1. You mean you like it when I’m tortured, don’t you?

      Thanks for the Indonesian revision! Would revise it in the master document I have here, thought I might leave my blog post as it is, so people would know the revisions and corrections. ;) Thanks a bunch, Ka! *virtual hug*

  2. Hi Dian!! It’s great that you have a passion for writing. I can tell you really enjoy it. It’s so funny that you have those writer moments and wake up like that.. hehehehe
    Thanks for your comment on my blog. I’m in Japan finishing my last semester of grad school. Yes, they definitely do have a complicated system for recycling, but it’s worth it. hehehe How are you??

  3. Hei, Dian! I just discovered your blog! This is Yusak. I also blog in wordpress. hehehe…
    About the prologue, I think you’re talented to write a novel! Keep up the good work! hehee… Could you be so kind as to follow my blog? Well, basically my blog contains all things that I read, think, and write… hehehe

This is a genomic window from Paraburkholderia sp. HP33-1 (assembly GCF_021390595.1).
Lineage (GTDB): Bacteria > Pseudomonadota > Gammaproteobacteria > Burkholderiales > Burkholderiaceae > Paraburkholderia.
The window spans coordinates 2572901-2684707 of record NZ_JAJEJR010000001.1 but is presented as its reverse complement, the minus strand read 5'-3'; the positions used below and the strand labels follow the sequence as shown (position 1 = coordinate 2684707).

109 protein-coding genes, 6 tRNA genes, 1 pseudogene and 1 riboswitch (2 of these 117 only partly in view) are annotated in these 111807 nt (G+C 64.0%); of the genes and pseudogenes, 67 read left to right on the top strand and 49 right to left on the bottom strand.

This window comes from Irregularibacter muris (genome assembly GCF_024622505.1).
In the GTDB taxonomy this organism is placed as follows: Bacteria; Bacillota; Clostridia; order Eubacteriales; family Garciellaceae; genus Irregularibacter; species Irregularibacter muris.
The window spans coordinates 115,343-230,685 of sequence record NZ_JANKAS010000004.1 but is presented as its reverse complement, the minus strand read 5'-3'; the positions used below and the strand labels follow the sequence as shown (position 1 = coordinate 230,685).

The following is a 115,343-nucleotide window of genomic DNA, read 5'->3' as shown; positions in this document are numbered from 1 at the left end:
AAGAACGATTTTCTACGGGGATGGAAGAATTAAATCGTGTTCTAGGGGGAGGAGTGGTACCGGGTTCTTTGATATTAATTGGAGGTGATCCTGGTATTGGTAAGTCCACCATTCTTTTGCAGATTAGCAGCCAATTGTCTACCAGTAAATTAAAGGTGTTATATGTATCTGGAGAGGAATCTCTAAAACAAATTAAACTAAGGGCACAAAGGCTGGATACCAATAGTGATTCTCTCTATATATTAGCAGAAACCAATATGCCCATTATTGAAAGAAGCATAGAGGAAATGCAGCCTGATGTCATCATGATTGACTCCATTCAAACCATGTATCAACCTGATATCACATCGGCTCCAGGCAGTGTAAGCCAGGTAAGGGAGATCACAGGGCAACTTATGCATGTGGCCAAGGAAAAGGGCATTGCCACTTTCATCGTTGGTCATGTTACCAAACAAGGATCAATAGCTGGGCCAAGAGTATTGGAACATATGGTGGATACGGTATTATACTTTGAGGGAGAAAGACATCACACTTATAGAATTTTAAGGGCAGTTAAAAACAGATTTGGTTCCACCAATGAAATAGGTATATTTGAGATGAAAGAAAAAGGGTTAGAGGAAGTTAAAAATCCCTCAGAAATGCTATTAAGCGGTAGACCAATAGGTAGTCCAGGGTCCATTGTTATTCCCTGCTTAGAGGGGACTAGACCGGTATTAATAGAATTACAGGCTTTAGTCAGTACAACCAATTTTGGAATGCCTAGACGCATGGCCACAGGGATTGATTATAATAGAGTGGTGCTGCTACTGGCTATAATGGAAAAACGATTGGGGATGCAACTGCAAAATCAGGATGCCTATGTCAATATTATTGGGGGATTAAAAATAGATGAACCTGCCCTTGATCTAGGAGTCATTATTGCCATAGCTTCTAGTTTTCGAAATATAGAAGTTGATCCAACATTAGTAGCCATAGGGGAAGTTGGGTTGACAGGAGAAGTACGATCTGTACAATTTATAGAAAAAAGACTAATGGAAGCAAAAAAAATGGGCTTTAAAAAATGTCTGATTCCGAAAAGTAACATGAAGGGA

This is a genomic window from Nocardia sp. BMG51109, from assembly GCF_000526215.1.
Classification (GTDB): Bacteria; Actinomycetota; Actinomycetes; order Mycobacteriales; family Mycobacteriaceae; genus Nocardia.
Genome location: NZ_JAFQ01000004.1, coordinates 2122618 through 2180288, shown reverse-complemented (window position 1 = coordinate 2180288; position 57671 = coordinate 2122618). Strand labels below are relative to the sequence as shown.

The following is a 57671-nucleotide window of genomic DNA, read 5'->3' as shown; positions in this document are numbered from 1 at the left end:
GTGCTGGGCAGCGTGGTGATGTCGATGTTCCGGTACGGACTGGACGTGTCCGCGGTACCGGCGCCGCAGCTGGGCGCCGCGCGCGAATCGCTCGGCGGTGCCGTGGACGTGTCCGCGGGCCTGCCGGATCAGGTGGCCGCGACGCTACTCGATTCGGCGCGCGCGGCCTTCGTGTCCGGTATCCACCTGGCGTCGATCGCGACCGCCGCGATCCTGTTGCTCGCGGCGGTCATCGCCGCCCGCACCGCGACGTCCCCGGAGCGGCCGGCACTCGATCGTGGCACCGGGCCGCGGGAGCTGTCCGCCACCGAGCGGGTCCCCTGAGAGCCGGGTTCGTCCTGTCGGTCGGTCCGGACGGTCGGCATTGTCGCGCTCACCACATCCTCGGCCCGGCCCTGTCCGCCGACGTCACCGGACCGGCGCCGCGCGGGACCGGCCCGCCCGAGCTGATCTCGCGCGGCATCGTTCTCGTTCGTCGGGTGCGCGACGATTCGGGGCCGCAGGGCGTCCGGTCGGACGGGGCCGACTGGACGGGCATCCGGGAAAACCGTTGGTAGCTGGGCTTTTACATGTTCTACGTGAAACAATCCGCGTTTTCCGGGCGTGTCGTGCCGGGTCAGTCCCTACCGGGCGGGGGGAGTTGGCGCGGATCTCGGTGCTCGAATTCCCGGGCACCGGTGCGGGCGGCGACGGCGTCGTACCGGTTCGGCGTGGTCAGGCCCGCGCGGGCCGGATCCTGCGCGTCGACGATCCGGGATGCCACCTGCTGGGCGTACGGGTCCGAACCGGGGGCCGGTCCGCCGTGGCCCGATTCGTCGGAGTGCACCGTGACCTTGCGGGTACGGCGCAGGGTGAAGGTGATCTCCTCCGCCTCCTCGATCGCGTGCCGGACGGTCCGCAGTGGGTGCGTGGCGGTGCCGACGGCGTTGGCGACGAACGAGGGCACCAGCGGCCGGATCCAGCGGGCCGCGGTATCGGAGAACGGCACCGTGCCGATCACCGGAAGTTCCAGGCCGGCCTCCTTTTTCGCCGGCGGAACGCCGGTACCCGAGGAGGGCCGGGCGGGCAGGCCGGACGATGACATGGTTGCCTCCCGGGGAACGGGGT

1. Have you finished reading Henning Dorg? It was published on Jawa Pos 2 years ago.. Well, why don’t you leave comment? hahahaha… btw, I see your prologue is really good. Why don’t you continue the story in Bahasa Indonesia and publish it in a newspaper?? hehehhee

  4. Fascinating subject, strong introduction. Pretty confronting though reading this truth:”Oh, don’t worry. People with Alzheimer’s disease are mostly elders”. Hardly reassuring for an almost 75 y/o reader like me (^_-).

    By the way I feel sorry for any author who has to deal with inspiration that comes in the disguise of insomnia. But then, one has no choice, has one?